Not yet! I hhope to get the adapter early next year.

Steve Roark December 23rd, 2006 07:09 PM

Quote:

Originally Posted by Patrick Moreau
I'm not saying multiple flashes cannot add to certain shots, but should be way down the list when talking to a new photographer.

If I called it a back-up flash, would you consider moving it up your list?

Peter Jefferson December 25th, 2006 07:06 PM

hey patrick i dont have anything :(

Patrick Moreau December 26th, 2006 06:44 PM

Quote:

Originally Posted by Peter Jefferson
hey patrick i dont have anything :(

Hmm, I'm not sure what happened. I will just link to it here.

http://www.smcouples.com/gooley/highlights.mov

All the best.
Patrick

Alastair Brown January 2nd, 2007 02:53 PM

My Head Hurts Now!
 
I've been touting myself about the various forums mentioned by you kind guys.

The reply that seems to have found the most praise and common ground amongst all the replies I have had here and elsewhere recommends the following.

Based on what you said I reckon we are looking at

Tokina 12-24 £268
Nikon 35mm £184
Nikon 50mm 1.8 £76
Nikon 70-200VR £916
TOTAL - £1444

After buying the camera, my lens budget is a measly £771. Obvioulsy, this isn't going to cover everything listed, which is why I had considered the Tokina 12-24 and the Nikon 18-200VR as they would at least cover my bases and be closer to my budget at £789.

The recommendation re the 18-200 is that, fine all round lens that it is, it isn't fast enough for darker churches.

My question is, if you reckon the "cheap" option is false economy, in which order would you recommend I buy the recommendations in? I appreciate the obvious answer is...you need them all but......until funds permit, doing it this way will buy us some time, and let us get to know the camera and initial lenses.

Many Thanks!

Jerome Marot January 4th, 2007 11:36 AM

I am not specialized in weddings, but I do concert photography regularly. I usually do not use a flash indoors, and find that photographing using available light only is an easy way to make my work look different than the one of people using their P&S camera... Your mileage may vary, but you should know that a digital SLR has the capability to photograph under very little light indeed. If you choose that option, I also advise to use the raw format, as it allows to correct the color temperature afterwards.

I use a flash outdoors, BTW...

These would be my suggestions for a wedding:

-get a spare battery
-get a big memory card or two, especially if you use the raw format
-a very interesting lens is the Sigma 18-50 f/2.8. Fast aperture, and the focal lengths you will most often use. Top optical quality, but check the one you get, as Sigma quality control is not always very consistent (I had to send one of those back).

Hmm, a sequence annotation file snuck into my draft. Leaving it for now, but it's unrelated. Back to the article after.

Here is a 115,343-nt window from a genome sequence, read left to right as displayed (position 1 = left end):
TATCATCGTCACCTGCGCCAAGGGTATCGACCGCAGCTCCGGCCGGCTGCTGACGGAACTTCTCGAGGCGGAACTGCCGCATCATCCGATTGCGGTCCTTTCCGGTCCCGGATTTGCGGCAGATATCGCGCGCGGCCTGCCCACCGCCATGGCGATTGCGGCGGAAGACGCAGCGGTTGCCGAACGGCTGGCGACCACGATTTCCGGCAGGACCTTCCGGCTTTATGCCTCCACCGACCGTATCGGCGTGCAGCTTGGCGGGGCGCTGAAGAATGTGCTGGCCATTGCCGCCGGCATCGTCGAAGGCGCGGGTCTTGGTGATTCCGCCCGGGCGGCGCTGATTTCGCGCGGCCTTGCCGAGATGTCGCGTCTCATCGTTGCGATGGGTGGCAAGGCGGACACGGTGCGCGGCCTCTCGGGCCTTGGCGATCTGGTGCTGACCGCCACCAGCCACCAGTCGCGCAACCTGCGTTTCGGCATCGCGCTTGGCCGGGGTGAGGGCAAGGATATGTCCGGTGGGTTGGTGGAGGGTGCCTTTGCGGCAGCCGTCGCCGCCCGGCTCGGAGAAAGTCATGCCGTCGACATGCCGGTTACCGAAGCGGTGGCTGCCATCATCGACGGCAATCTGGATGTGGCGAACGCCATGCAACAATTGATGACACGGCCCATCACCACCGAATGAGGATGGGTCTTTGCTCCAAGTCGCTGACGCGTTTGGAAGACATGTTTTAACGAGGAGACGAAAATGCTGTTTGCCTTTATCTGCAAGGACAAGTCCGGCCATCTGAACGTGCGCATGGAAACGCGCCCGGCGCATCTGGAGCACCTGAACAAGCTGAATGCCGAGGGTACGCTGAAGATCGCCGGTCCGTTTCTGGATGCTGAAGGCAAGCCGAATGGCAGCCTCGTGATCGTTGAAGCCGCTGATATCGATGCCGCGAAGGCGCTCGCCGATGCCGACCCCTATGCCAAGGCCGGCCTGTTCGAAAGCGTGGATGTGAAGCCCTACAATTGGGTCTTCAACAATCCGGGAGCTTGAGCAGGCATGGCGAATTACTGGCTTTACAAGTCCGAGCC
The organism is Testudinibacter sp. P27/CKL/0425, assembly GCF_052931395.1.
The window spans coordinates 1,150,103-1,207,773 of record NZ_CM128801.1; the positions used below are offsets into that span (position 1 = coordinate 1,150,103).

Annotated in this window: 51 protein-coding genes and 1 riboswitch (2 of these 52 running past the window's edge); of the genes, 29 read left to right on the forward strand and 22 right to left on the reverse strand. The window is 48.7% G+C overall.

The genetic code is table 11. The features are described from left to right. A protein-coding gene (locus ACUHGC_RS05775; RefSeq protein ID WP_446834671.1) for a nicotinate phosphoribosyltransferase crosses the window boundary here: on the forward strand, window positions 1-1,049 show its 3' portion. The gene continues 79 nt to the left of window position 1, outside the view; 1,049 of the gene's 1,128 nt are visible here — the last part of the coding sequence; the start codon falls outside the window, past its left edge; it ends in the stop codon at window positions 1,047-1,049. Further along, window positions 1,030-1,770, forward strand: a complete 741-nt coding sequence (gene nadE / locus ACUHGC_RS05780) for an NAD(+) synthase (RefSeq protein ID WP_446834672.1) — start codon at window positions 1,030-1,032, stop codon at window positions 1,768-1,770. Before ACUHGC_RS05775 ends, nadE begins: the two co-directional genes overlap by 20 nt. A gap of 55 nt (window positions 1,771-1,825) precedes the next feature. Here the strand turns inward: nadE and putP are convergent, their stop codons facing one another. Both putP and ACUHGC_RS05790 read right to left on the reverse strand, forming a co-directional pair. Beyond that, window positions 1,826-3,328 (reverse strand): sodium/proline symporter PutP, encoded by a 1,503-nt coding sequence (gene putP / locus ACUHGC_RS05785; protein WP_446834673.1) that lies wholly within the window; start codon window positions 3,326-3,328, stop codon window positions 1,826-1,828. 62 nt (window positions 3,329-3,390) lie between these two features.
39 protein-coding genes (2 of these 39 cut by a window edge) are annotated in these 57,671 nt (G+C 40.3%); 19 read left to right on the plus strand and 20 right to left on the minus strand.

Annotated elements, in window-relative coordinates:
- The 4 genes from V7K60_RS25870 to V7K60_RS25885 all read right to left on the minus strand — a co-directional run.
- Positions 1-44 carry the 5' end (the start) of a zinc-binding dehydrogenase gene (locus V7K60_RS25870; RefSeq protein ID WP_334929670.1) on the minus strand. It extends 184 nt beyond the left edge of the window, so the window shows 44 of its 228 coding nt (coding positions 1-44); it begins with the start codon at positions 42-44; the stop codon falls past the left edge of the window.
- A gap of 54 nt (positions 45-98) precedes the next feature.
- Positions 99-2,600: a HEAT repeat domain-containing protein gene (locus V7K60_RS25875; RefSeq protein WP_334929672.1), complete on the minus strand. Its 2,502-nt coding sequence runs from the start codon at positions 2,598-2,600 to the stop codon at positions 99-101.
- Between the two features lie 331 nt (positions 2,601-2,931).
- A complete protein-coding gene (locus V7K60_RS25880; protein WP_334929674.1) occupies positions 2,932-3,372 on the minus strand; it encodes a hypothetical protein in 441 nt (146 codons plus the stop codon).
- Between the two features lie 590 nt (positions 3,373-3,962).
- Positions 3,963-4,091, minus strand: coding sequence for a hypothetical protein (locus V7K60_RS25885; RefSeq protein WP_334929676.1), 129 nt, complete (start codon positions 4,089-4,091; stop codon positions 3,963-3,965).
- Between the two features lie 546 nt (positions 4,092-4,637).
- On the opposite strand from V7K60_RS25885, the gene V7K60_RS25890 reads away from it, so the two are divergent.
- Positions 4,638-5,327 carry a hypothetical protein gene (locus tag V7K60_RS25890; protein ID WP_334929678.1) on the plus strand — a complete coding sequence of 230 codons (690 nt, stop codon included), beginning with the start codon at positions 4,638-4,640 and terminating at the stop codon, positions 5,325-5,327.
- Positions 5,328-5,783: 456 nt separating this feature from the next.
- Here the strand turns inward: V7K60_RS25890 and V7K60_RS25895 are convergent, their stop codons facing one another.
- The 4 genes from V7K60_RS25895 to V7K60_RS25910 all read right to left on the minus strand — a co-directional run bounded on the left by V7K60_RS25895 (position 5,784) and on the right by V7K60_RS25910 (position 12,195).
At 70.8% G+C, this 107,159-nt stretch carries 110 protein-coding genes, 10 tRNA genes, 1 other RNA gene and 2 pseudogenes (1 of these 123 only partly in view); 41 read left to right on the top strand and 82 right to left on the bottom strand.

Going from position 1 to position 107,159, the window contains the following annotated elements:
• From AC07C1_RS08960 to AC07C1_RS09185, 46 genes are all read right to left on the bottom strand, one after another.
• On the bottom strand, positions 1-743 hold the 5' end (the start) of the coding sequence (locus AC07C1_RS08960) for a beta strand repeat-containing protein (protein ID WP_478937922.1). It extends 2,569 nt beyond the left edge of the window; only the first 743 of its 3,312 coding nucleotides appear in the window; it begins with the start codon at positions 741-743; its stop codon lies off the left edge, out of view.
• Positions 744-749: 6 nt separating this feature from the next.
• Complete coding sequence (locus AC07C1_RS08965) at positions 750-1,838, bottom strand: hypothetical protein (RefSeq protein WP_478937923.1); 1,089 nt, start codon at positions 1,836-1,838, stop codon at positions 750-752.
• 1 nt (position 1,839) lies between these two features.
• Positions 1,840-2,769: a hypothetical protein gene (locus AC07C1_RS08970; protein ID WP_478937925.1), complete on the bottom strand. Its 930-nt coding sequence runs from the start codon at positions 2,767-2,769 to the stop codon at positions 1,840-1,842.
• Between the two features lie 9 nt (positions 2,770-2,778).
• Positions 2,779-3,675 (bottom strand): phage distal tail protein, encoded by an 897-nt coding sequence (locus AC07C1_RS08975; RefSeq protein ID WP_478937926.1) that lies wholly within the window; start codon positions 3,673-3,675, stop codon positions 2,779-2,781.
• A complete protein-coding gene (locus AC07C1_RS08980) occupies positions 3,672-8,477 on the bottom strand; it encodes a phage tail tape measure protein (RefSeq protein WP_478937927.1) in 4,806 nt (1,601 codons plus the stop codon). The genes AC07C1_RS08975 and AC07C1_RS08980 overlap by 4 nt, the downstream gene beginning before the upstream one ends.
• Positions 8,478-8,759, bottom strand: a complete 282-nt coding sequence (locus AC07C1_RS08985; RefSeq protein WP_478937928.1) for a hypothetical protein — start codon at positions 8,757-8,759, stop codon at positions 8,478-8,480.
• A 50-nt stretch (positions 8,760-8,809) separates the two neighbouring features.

-the 50 f/1.4 is not worth the extra cost over the 50 f/1.8, which can be had for very little money used. Remember: testing a lens is very easy once you own a digital SLR...
-get a monopod and learn to use it. It can also be used for vertical framing, folded and used against a wall/pilar.
-try to visit the wedding location beforehand and get an idea of how the light will be at various times of the day
-for the outdoor static shots, go to your nearest DIY store and get one or two white polystyrene boards (cheap). They are very useful as reflectors. You'll need someone to hold them, of course. The luxury version are the aluminized car windscreen sunshield, but you may not find them at this time of the year.
-for outdoor shots, a cockin filter mount with the following two filters is useful: polarizing and gradual grey G2. All the rest can be done in post.

As to your choice of lenses: I think that you are unlikely to use an lens longer than 80-100mm at a wedding.

Alastair Brown January 5th, 2007 06:18 AM

I'm now contemplating selling a kidney and just going the whole hog and getting a Nikon 17-55 (instead of the three lenses listed above) and a Nikon 70-200VR. This combination seems to get the "thumbs up" as a REALLY good two lens solution to weddings. Saves a lot of fumbling around changing lenses and possibly missing shots.

My children love eating beans on toast so the hardship shouldn't really hit them that much. I will grow to love them to!

I already have a couple of reflectors and tripods so we are covered in that respect. On the subject of reflectors, I am surprised how few wedding photographers use them. The ones I've filmed with that do, always get some beautiful shots using them.

Peter Jefferson January 5th, 2007 07:36 AM

I use a 5 sided refelctor and diffusor.. cost me less than a hundred bux AU and its savesd many a photogs ass...

As for tripods, i deliberately went the manfrotto route, as i can use a 503 head on the same sticks (055) then when i get into still shooting mode, i jsut swap the head and mount the 322RC2 in a matter of seconds.. works a treat